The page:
Better Tow, Fuel Savings From Triton Low Rider…

triton low rider snowmobile trailer

Triton Low Rider snowmobile trailer photo © by Craig Nicholson

Related: Trailering Safety Tips

What’s a Triton Low Rider? Previously, I’ve talked about the features and benefits of my Triton TC118 Snowmobile trailer, one of several hybrid models from Triton. And just when I didn’t think it could get much better, it did! A couple of winters ago, I towed around a prototype low rider TC118 on my snowmobile tours and snowmobile vacations and here’s what I found…

Triton Low Rider Pilot Project

As a pilot project, Paul McNichol of Alumite Enterprises (Canadian Triton distributor) recreated one of the fully framed, totally integrated and fully enclosed TC118 units like I’ve been using. He reduced its height 4” to 6” from standard. Now it would sit at about the same height as Triton’s TC167, an inline trailer that sits lower thanks to external wheel wheels. The idea behind this prototype was to reduce wind drag and therefore, fuel consumption by up to 10%. This mission was accomplished not by chopping anything off, but by simply settling the entire, size-as trailer box more down onto its carriage frame. Inside headroom remains the same.

2 snow machines inside Triton low rider trailer

Two Ski Doo Renegade Enduro snowmobiles loaded in Triton Low rider photo © by Craig Nicholson

I admit to being sceptical. I thought “no way” when I spotted new wheel wells that had formerly been totally underneath the trailer. Paul now had them bulging up inside into the previously a flat floor. This new hump occurred right where the outer skis of both my sleds travelled going on or off. But after one try with no problem whatsoever crossing over the raised wheel wells,the whole lowering concept sold me big time. Especially since I discovered many new advantages that improved my towing life considerably.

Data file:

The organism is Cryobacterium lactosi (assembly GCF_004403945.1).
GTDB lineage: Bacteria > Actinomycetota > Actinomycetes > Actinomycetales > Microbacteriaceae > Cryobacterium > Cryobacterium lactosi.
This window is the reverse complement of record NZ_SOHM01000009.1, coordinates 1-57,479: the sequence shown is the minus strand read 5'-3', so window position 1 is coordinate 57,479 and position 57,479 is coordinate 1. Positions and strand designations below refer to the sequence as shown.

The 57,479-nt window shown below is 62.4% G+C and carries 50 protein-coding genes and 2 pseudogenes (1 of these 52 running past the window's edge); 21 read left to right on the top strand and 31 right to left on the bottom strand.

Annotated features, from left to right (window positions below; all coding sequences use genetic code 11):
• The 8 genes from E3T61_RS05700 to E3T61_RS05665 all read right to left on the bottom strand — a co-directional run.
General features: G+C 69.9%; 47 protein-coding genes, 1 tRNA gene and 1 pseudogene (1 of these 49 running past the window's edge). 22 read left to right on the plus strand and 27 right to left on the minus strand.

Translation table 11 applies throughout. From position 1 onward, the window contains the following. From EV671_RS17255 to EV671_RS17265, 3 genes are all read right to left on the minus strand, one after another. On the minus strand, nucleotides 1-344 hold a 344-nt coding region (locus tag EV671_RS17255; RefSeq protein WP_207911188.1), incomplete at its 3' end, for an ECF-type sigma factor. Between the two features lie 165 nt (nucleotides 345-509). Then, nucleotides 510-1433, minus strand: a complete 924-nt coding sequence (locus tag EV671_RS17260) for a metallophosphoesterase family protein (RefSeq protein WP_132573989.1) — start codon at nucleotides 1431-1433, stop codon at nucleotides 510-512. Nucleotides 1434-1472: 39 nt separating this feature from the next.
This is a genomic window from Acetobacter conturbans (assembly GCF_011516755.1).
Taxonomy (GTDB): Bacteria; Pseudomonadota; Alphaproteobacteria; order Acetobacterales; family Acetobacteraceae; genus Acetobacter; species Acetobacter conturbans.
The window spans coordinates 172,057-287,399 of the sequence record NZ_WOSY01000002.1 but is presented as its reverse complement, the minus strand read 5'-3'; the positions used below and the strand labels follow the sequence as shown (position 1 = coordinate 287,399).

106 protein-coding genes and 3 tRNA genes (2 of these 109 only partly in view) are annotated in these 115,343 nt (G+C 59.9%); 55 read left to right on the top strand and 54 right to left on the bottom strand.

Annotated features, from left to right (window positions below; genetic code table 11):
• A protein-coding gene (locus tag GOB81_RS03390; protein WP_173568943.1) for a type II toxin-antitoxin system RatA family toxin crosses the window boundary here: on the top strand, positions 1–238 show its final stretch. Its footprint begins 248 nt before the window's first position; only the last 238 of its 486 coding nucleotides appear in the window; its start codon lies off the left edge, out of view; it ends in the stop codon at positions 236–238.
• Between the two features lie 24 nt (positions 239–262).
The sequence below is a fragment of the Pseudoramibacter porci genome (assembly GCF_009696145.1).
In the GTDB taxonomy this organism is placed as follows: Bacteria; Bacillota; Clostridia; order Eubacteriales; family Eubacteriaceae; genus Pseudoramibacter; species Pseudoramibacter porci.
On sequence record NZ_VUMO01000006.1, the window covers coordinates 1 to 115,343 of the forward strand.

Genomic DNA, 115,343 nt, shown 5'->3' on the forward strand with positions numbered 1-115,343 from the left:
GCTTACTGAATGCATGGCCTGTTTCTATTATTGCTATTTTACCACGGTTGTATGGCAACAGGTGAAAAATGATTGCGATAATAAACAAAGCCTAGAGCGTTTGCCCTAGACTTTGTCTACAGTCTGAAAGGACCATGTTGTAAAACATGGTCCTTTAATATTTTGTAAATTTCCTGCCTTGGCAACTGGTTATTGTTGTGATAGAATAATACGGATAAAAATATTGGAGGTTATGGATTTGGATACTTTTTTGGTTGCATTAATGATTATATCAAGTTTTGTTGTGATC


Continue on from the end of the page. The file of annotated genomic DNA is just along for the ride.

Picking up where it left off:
Triton Low Rider New Advantages

triton low rider snowmobile trailer

Interior wheel well hump photo © by Craig Nicholson

Wheel Well Blocker

Advantage one is that my outer front skis easily go over and past the raised wells while loading. Then the wheel well hump acts as a block to help keep my snowmobiles from shifting or sliding back during transit. This doesn’t replace the front ski bar or rear tie downs. But it does help keep snow machines more securely in place.

Lower Centre of Gravity

Ford Expedition towing Triton TC118LR

Ford Expedition & Triton Trailer Photo © by Craig Nicholson

As most riders know, one big transition in modern snowmobiles is a lower centre of gravity. This provides greater control, balance and cornering. Same goes for the Triton Low Rider. Dropping its overall height almost 6″ lowers it centre of gravity and provides a more controlled, predictable and comfortable tow experience.

Reduced Side Wind

A second advantage of the Triton Low Rider is that the towing is ultra smooth and more streamlined. The lowered trailer height produces less drag because it doesn’t stick up very much above the line of my Ford Expedition roof. Plus, the Triton Low Rider suffers less impact when side winds blow stronger than usual. So I hardly experience any of those sudden and scary jerks from the trailer when towing in gusts.